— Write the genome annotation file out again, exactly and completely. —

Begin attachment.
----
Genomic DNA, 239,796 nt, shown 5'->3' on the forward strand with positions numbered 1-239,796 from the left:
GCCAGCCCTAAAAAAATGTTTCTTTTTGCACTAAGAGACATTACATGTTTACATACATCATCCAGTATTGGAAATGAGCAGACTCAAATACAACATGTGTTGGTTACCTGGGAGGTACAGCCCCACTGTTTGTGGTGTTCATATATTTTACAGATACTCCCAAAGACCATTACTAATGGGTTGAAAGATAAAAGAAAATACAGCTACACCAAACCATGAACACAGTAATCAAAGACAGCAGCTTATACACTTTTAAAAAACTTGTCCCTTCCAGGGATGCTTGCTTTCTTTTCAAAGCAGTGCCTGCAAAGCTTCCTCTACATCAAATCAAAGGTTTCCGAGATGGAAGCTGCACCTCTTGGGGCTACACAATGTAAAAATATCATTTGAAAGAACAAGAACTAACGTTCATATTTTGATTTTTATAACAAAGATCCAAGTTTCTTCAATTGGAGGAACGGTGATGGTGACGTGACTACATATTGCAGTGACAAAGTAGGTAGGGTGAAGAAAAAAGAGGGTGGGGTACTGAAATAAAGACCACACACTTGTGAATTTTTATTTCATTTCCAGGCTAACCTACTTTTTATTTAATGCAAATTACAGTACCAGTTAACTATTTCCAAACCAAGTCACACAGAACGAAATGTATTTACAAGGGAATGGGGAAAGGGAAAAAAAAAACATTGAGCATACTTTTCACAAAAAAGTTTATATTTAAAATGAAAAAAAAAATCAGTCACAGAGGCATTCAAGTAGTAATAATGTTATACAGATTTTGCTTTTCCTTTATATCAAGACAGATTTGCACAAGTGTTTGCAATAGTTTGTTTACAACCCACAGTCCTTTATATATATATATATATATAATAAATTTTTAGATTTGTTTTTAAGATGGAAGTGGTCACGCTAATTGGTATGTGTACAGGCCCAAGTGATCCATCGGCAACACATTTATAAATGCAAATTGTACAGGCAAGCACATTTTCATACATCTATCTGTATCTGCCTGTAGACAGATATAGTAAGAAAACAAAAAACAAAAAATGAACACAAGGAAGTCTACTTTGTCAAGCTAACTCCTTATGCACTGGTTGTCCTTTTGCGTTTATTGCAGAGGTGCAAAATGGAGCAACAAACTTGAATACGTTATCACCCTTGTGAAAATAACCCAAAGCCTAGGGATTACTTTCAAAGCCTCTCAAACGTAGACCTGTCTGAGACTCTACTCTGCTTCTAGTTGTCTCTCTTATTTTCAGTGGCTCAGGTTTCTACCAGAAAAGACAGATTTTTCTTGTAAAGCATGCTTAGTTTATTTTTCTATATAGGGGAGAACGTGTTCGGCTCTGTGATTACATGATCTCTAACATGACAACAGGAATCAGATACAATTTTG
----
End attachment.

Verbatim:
Genomic DNA, 239,796 nt, shown 5'->3' on the forward strand with positions numbered 1-239,796 from the left:
GCCAGCCCTAAAAAAATGTTTCTTTTTGCACTAAGAGACATTACATGTTTACATACATCATCCAGTATTGGAAATGAGCAGACTCAAATACAACATGTGTTGGTTACCTGGGAGGTACAGCCCCACTGTTTGTGGTGTTCATATATTTTACAGATACTCCCAAAGACCATTACTAATGGGTTGAAAGATAAAAGAAAATACAGCTACACCAAACCATGAACACAGTAATCAAAGACAGCAGCTTATACACTTTTAAAAAACTTGTCCCTTCCAGGGATGCTTGCTTTCTTTTCAAAGCAGTGCCTGCAAAGCTTCCTCTACATCAAATCAAAGGTTTCCGAGATGGAAGCTGCACCTCTTGGGGCTACACAATGTAAAAATATCATTTGAAAGAACAAGAACTAACGTTCATATTTTGATTTTTATAACAAAGATCCAAGTTTCTTCAATTGGAGGAACGGTGATGGTGACGTGACTACATATTGCAGTGACAAAGTAGGTAGGGTGAAGAAAAAAGAGGGTGGGGTACTGAAATAAAGACCACACACTTGTGAATTTTTATTTCATTTCCAGGCTAACCTACTTTTTATTTAATGCAAATTACAGTACCAGTTAACTATTTCCAAACCAAGTCACACAGAACGAAATGTATTTACAAGGGAATGGGGAAAGGGAAAAAAAAAACATTGAGCATACTTTTCACAAAAAAGTTTATATTTAAAATGAAAAAAAAAATCAGTCACAGAGGCATTCAAGTAGTAATAATGTTATACAGATTTTGCTTTTCCTTTATATCAAGACAGATTTGCACAAGTGTTTGCAATAGTTTGTTTACAACCCACAGTCCTTTATATATATATATATATATAATAAATTTTTAGATTTGTTTTTAAGATGGAAGTGGTCACGCTAATTGGTATGTGTACAGGCCCAAGTGATCCATCGGCAACACATTTATAAATGCAAATTGTACAGGCAAGCACATTTTCATACATCTATCTGTATCTGCCTGTAGACAGATATAGTAAGAAAACAAAAAACAAAAAATGAACACAAGGAAGTCTACTTTGTCAAGCTAACTCCTTATGCACTGGTTGTCCTTTTGCGTTTATTGCAGAGGTGCAAAATGGAGCAACAAACTTGAATACGTTATCACCCTTGTGAAAATAACCCAAAGCCTAGGGATTACTTTCAAAGCCTCTCAAACGTAGACCTGTCTGAGACTCTACTCTGCTTCTAGTTGTCTCTCTTATTTTCAGTGGCTCAGGTTTCTACCAGAAAAGACAGATTTTTCTTGTAAAGCATGCTTAGTTTATTTTTCTATATAGGGGAGAACGTGTTCGGCTCTGTGATTACATGATCTCTAACATGACAACAGGAATCAGATACAATTTTG